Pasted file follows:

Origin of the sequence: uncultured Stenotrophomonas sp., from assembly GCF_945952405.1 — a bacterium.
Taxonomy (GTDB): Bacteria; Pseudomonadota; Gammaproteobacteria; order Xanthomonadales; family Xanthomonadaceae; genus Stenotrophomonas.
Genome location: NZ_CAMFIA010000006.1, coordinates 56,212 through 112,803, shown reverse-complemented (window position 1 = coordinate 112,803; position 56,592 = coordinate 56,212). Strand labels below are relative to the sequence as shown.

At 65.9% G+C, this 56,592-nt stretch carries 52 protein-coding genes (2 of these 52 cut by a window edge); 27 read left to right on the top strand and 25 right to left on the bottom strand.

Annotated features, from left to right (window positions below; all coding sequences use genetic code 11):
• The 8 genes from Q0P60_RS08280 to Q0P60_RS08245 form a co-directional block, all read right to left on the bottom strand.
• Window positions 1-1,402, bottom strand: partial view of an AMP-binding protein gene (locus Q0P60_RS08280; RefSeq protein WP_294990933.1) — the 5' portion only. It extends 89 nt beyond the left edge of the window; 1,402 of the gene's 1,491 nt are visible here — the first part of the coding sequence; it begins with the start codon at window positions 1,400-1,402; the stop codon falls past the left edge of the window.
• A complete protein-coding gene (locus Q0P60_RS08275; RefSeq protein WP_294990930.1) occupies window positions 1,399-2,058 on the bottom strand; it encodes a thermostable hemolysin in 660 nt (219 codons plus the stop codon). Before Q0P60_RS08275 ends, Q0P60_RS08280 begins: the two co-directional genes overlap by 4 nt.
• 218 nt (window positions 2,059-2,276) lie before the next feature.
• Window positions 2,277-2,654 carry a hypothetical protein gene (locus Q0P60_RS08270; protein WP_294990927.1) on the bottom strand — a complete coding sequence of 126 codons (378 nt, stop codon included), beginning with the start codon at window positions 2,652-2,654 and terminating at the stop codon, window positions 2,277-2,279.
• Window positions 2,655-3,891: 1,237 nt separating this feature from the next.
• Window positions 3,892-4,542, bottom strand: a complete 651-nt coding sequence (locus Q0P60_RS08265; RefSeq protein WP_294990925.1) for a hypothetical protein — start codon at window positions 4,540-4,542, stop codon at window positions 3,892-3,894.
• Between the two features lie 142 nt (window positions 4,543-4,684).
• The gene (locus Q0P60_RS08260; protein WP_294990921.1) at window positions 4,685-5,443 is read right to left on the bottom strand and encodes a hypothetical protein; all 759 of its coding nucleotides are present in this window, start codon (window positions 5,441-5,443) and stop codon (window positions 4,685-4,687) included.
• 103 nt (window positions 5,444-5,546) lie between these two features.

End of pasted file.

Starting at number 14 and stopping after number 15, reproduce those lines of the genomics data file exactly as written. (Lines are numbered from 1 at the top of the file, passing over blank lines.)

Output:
• The gene (locus Q0P60_RS08260; protein WP_294990921.1) at window positions 4,685-5,443 is read right to left on the bottom strand and encodes a hypothetical protein; all 759 of its coding nucleotides are present in this window, start codon (window positions 5,441-5,443) and stop codon (window positions 4,685-4,687) included.
• 103 nt (window positions 5,444-5,546) lie between these two features.